1. If/when the Eurozone collapses, how will that affect countries in the rest of the world, like Canada?
2. What, if anything, can those countries do about it?
I have stopped writing about the Eurozone, but haven't stopped reading. (I read Eurointelligence daily, for example.) There are daily ups and downs, but the trend is definitely down (or rather up, if you are talking about bonds spreads and interest rates in countries like Greece and Ireland). See Ryan Avent, or Mish, for graphs. It seems to confirm my previous pessimism.
There are questions I think are important; and there are questions for which I think I have some useful answers. And those two categories don't always overlap.
I don't have much in the way of useful answers to the two questions above. But I think they are important, and I don't see anyone else asking or answering them. The Europeans are just looking at what's happening in Europe, naturally enough. And most countries outside the Eurozone are so caught up in their own internal arguments that they aren't asking them either. A Eurozone collapse is a much bigger deal than something like the US debt ceiling, for example, but Americans are spilling much more ink on the latter.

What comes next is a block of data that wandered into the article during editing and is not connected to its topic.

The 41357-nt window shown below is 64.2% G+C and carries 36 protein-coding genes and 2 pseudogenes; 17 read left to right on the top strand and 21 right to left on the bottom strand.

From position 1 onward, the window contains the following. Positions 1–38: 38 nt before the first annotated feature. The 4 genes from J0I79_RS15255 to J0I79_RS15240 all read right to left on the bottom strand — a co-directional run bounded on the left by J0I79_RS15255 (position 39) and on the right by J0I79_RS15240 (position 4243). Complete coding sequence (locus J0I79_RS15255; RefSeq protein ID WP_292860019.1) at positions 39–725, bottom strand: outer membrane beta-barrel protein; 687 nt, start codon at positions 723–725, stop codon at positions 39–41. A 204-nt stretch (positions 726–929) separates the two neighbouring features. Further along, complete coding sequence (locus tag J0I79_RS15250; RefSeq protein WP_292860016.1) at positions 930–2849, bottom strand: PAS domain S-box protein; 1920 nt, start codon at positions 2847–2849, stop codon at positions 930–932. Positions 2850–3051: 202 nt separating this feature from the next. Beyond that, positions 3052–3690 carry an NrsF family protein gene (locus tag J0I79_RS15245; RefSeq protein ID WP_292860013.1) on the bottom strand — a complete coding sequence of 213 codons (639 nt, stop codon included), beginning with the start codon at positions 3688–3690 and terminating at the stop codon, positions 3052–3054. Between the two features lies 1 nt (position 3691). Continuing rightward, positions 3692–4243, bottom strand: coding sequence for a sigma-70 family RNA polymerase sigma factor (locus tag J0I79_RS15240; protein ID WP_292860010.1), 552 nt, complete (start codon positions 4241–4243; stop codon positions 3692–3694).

So I'm going to ask those questions, even if I don't have good answers. I'm just trying to attract people's attention, hoping someone else may have better answers than these:
1. There will probably be some sort of fallout in financial markets outside the Eurozone. Even if countries like Canada don't hold many (say) Greek bonds, we may be owed money by people who are owed money....by people who do own Greek bonds. There will probably be some sort of fallout in reduced global Aggregate Demand that will reduce demand for our exports. There may be a flight to quality away from the Euro towards the US dollar, and maybe even the Loonie.
2. This is where I really fall flat. We (countries outside Europe) can't fix their problem. What can we do to prepare ourselves for the fallout? The best I can think of is that the Bank of Canada should err on the side of having monetary policy too loose by other standards, in anticipation of that negative shock to global AD and our exports.
Anyone got better answers?
I would hate to look back a year from now, with everybody saying "We should have done XYZ to prepare for the fallout!". So let's ask it now: what is XYZ? If you are convinced that the answer is "nothing", then you can all go back to squabbling about the US debt ceiling.